Tanzanian PAC chair urges broader action on tax transparency

4 Nov 13
Plans for developed nations to create registers of beneficial company ownership will not be enough to tackle tax evasion in African countries, the chair of Tanzania’s public accounts committee has warned

By Richard Johnstone | 4 November 2013

Plans for developed nations to create registers of beneficial company ownership will not be enough to tackle tax evasion in African countries, the chair of Tanzania’s public accounts committee has warned.

Zitto Kabwe welcomed Prime Minister David Cameron’s pledge to publish a register of the beneficial owners of UK companies as part of moves to clamp down on tax evasion, but said it must be extended to cover other corporate entities.

Cameron has called on other developed countries to match Britain’s ‘world first’ in publishing the register, after G8 member nations agreed to develop national action plans in June.

However, speaking at the Open Government Partnership’s annual summit in London last week, the prime minister stopped short of extending the provision to cover trusts and other legal entities. He said companies were public institutions, while trusts were more like private bodies, but added the government would ‘listen to the arguments’ over extending the register.

Speaking after Cameron’s announcement, Kabwe insisted that inclusion of trusts was vital, as these were often used to take money out of African countries without being taxed.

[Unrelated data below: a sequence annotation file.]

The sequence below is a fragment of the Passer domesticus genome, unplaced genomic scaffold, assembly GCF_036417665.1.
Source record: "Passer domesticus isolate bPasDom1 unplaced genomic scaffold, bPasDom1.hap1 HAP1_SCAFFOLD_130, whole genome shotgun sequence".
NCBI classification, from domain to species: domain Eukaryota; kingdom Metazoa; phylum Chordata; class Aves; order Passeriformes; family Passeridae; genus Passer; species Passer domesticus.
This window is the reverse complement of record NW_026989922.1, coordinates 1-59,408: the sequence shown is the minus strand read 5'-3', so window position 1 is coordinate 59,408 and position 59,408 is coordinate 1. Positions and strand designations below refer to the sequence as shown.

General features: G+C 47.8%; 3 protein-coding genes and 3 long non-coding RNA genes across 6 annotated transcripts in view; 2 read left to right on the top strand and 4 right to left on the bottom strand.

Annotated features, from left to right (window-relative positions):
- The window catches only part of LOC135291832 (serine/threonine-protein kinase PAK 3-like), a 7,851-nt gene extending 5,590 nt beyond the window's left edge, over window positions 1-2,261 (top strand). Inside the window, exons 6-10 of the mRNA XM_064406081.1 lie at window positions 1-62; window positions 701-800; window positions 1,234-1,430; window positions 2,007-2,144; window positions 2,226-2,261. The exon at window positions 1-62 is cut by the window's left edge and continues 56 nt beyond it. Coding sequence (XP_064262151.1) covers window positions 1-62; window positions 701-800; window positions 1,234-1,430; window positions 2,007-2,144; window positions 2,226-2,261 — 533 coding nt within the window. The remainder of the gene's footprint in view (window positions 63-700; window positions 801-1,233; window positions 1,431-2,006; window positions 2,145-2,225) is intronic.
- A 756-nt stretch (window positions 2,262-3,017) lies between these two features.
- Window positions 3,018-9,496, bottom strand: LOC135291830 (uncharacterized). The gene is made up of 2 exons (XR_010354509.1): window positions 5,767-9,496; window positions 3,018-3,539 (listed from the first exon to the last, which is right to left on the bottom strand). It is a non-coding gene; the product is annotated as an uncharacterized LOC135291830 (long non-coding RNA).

‘Tax evasion is a global issue, and lots of countries are suffering from the same challenge, but for us in Africa, we cannot survive,’ he told delegates of the OGP summit.

‘We cannot teach our kids, we cannot provide health services, we cannot build our infrastructure, we cannot finance our own development, because of all the money hasn’t been paid.’

He said that all developed countries should take part in transparency initiatives, ‘so that we can indentify that multinationals from developed countries are paying their fair share of taxes in our countries’. 

But Cameron’s announcement was ‘not enough’ to reveal information about tax evasion, he added. 

‘If we have the public registry of companies, still Africa will not benefit because most of the money is actually in trusts. So trusts must be included as well, that’s what transparency requires – a public register on beneficial ownership that covers trusts.’

Also speaking at the session, Caroline Kende-Robb, executive director of the Africa Progress Panel, said there was a need for global standards on tax transparency, in light of the pledge made at the G8 meeting earlier this year.

‘[We need] a critical mass of G8 and G20 countries willing to legislate for full public disclosure on beneficial ownership,’ she said. 

‘We’ve seen the UK do that, so it’s an extremely good start.’

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